Employee Workplace Violations | 4 mins read

How to Properly Manage Employee Workplace Violations

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Hanh Truong

By Hanh Truong

Introduction to Employee Workplace Violations

Labor regulations and company policies can be confusing and complicated for some. This can lead even the most responsible and reliable employee or manager to accidentally not comply with standards. To effectively manage employee workplace violations, business owners need to inform their staff members about their rights regarding pay, vacation time, and breaks. Doing so will promote safety and enhance overall workflow productivity.

Examples of Employee Workplace Violations

Employee workplace violations pertain to when team members or management do not comply with legal and company regulations. The following are the most common violations that businesses across all sectors may experience.

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Not Paying Compensable Time

Depending on the industry and position, employees may have to wear a uniform or protective gear. They may also have to conduct inventory counts, supervise their teams, or attend meetings. These events are compensable time and employers must compensate their staff members who proceed with these activities. If necessary, the company must pay overtime if the staffer is working beyond 40 hours per week to complete these tasks.

Vacation Time

Although employers do not need to compensate employees for their unused vacation time under the Fair Labor Standards Act (FLSA), some states do require it. Business operators should assess their local laws to mitigate any legal troubles in the future. In most cases, employees are entitled to be paid their unused vacation time upon termination.

Unpaid Bonuses and Commission

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Some employees may receive extra compensation in the form of bonuses or commissions for meeting quotas. This form of payment is not regulated by FLSA. Generally, it is established based on employer and employee agreements and is upheld by state laws. If managers say that a staffer will receive a bonus, they must follow through and compensate the employee. Any unpaid bonuses and commissions are considered a violation of workplace law.

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Employee Exemption Classifications

Certain employees are exempt from workplace rules, such as overtime pay. Managers need to clearly classify employee classification by delineating their salaries and work responsibilities. For example, independent contractors are not covered by wage and tax laws. This means they do not get overtime pay and are not eligible for company benefits, such as unemployment and health insurance.


According to the FLSA, employees that work over 40 hours in a week must be compensated 1.5 times their regular hourly pay. Typically, the standard week is Monday through Friday. Business operators that do not pay their staff members overtime are violating federal laws.

Discrimination in the Workplace

Treating employees unfairly and unequally due to their gender, race, age, nationality, or religion is workplace discrimination. This is prohibited under the Civil Rights Act of 1964 and also covers hiring processes. Staff members who have experienced discrimination at their job can file a complaint with the Equal Employment Opportunity Commission.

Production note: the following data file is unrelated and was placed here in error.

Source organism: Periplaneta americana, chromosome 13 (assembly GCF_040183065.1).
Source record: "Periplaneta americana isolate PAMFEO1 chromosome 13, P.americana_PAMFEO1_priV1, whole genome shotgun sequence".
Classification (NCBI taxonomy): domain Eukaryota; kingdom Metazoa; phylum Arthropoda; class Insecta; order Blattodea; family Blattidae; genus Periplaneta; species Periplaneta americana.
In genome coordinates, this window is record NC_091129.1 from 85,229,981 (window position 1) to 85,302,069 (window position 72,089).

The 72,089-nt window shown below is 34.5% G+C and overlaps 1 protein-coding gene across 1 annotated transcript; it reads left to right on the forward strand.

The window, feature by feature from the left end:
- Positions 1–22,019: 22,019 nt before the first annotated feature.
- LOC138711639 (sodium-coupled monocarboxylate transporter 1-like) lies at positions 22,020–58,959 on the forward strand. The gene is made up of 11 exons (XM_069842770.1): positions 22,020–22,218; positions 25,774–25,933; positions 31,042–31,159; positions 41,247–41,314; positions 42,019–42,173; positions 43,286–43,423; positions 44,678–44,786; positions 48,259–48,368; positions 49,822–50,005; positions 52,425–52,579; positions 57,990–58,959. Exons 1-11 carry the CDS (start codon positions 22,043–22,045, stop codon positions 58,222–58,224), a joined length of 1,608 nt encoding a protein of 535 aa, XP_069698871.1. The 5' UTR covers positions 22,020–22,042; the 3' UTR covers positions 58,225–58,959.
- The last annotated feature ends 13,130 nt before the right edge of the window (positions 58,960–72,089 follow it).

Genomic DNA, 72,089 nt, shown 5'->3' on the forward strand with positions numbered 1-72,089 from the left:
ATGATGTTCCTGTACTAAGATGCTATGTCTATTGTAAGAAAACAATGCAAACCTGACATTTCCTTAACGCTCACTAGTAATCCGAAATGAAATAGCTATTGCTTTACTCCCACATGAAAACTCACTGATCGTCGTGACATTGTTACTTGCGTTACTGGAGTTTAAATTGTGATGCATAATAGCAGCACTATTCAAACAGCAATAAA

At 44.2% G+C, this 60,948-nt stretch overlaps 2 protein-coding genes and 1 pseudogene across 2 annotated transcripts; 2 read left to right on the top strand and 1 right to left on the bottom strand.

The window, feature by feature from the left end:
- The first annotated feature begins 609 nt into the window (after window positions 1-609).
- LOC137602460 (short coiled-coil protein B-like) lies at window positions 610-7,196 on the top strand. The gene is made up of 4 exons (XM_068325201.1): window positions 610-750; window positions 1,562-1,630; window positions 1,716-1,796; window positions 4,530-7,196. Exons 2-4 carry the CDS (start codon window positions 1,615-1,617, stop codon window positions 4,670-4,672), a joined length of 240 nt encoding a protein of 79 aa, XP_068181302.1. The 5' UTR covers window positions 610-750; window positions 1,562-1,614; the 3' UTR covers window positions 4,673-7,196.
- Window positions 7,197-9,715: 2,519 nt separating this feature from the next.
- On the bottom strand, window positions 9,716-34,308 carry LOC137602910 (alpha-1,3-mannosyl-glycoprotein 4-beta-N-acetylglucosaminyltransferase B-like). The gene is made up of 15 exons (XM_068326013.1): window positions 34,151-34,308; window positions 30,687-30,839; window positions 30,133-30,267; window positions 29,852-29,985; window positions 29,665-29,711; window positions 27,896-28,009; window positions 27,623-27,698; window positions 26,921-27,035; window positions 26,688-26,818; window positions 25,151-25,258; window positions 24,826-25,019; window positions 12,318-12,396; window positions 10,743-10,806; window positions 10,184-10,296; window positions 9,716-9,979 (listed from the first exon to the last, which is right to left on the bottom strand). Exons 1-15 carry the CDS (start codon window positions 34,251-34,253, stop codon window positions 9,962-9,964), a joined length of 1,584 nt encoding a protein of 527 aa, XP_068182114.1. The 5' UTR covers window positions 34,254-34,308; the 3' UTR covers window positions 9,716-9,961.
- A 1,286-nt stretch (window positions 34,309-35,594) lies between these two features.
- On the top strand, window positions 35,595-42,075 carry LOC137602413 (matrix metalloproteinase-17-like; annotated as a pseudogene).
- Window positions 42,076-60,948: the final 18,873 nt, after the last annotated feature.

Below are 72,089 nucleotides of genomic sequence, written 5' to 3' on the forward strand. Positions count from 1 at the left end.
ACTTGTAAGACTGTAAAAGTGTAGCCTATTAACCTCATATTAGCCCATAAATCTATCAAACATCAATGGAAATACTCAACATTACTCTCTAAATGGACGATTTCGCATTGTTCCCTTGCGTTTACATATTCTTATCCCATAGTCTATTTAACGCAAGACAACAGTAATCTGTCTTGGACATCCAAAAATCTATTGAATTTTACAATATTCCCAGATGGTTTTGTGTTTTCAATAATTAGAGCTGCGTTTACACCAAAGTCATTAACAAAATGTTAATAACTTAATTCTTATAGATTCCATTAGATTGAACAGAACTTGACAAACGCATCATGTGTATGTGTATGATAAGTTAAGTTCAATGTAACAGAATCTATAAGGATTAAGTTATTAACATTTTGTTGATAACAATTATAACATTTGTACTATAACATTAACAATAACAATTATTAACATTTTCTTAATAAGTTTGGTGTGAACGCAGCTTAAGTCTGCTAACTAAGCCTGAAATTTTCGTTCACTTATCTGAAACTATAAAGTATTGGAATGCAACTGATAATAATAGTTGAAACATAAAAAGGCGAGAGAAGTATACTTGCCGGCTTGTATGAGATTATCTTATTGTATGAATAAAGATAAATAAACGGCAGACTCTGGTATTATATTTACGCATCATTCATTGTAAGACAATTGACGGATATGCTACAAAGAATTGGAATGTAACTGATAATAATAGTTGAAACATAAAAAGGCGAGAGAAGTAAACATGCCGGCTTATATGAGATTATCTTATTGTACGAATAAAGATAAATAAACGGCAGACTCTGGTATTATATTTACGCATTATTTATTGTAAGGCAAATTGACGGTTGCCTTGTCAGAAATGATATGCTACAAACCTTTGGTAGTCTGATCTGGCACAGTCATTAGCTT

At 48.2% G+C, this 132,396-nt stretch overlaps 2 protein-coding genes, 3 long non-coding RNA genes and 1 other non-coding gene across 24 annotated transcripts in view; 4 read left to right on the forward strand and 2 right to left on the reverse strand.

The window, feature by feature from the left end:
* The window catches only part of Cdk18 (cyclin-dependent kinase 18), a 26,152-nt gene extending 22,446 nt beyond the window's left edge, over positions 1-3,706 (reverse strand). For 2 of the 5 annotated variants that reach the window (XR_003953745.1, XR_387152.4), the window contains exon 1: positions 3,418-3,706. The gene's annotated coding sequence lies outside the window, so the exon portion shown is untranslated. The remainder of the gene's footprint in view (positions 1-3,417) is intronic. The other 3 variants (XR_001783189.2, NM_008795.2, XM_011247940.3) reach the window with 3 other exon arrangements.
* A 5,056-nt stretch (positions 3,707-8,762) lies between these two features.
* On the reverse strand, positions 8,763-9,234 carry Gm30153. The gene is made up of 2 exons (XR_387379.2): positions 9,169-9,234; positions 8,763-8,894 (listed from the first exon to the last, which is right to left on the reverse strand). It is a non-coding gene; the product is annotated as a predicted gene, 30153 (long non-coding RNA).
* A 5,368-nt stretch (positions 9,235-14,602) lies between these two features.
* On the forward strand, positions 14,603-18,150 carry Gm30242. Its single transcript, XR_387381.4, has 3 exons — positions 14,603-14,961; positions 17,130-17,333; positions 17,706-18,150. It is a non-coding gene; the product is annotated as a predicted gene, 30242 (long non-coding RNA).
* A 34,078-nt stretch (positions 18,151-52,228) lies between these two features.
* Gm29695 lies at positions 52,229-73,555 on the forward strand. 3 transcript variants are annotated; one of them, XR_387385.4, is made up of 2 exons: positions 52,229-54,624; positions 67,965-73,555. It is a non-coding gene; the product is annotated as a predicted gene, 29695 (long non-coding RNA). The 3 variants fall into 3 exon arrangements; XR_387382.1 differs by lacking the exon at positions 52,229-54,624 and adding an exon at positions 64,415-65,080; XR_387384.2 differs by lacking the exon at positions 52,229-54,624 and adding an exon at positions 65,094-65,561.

Retaliation Against Whistleblowers

Whistleblowers are people who report wrongdoing or activities that violate workplace policy. These people can be anyone from a customer, supplier, to employee. There have been cases where an organization fires or stops doing business with whistleblowers. In other instances, whistleblowing employees keep their jobs but are demoted, reassigned, blacklisted, or denied benefits. These forms of retaliations are subject to lawsuits under most state laws, allowing employees to receive compensation or redress.

How to Effectively Deal with Employee Workplace Violations

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The following are some best practices managers can use to deal with workplace violations.

Inform Employees

Inform employees about their rights from the start of their employment. Managers should also communicate company and state policies regarding the workplace. It may be helpful to create a handbook or have posters that outline everything that is expected from staff members and managers.

Act Quickly

In the case that a supervisor or employee engages in workplace misconduct, business owners need to take disciplinary action as soon as possible. This may entail setting up a private meeting and discussing which policy was violated. It is important to document the meeting and ensure a resolution is reached.

Encourage Reporting

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Companies should encourage their employees to report any workplace violations they notice. This will promote transparency and allow owners to foster an honest and safe work environment.

Conclusion to Employee Workplace Violations

  • Workplace violations are when employees or managers do not follow established company policies or labor laws.
  • The most common forms of employee workplace violations include discrimination, unpaid overtime, and whistleblower retaliation.
  • To deal with these instances, businesses need to inform team members of their rights and encourage reporting so that owners can remedy issues promptly.
  • Preventing and resolving workplace violations will promote productivity and ensure a safe environment.

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